If anything, this reminds me of the days JUST after the Expansion Pack boom of the late 90s/early 00s, when developers had realized that dividing the content up got more people to buy it since it was in more easily digested payment form. So this feels less like “braking” and more like “full back-pedal”. I would love to return to that era, so I’m in favor of praising this one. Go ahead, Jim: keep it on the list, mentioning it’s not as high as it could be because of these transactions. Or at least give it its own “distinct” award… Read more »

crispyn64
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crispyn64

Agreed. Overwatch’s loot boxes are fucking shit.

Rhombas
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Rhombas

This was a great article and really got me thinking of how I define microtransactions and what I define as good and bad products. I think this is where everyone has to think of what they value as a product and how they define those products to themselves. I think that the crux of the issue faced in the article is if the Jimquisition awards should be defined by products and the definitions of what that product is based on public and publisher perception or if that the products should be evaluated with business practices. The Overwatch microtransactions can be… Read more »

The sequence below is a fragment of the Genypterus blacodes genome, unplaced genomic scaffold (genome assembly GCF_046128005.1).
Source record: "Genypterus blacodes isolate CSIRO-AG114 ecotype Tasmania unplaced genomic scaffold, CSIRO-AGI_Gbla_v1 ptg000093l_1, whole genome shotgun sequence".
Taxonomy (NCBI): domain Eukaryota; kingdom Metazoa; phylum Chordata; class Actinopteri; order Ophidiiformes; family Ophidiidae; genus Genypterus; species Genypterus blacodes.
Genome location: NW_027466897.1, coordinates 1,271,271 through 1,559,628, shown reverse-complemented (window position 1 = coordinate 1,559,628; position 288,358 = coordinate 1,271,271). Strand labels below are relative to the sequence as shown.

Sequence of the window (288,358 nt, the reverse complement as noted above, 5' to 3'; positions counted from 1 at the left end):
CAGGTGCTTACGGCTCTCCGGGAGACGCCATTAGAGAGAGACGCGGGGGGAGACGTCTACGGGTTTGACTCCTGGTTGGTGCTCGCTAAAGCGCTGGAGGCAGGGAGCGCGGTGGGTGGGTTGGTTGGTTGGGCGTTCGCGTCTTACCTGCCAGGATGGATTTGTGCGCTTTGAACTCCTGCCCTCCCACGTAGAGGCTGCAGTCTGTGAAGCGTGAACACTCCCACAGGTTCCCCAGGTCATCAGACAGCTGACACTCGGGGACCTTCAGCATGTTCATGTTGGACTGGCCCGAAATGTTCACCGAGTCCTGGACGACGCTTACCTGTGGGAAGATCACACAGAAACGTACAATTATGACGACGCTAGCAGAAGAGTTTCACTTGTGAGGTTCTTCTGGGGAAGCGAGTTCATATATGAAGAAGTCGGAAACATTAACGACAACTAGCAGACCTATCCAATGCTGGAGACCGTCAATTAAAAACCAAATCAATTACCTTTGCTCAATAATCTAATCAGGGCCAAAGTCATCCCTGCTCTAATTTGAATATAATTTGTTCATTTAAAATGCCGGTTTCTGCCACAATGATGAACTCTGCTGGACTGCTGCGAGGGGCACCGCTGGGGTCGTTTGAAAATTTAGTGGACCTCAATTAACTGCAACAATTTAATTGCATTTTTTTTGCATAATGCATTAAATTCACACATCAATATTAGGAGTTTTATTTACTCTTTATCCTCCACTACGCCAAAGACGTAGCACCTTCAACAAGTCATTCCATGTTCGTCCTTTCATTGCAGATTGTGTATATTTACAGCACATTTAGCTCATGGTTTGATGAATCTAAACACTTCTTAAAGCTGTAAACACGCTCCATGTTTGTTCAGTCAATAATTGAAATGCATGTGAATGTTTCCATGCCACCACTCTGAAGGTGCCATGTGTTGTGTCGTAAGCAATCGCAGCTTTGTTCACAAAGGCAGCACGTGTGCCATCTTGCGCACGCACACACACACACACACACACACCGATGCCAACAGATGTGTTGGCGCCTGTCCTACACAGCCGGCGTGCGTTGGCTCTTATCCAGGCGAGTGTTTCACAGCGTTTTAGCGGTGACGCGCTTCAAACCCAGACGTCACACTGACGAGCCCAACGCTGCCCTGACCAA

Matt
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Matt

I’ve long since started classifying microtransactions by the kind of content rather than the price. Microtransactions, to me, are payments that you can make again and again for expendable in-game stuff. The price doesn’t enter into my consideration. For example, there are $100 microtransactions on some smartphone games, and they serve the same purpose as the $1 options that everyone would consider to be microtransactions. The convenient thing about separating microtransactions from DLC in this way is that there are no arbitrary price lines. DLC has pros and cons, microtransactions have cons (and let’s face it, very few pros). They… Read more »

CaitSeith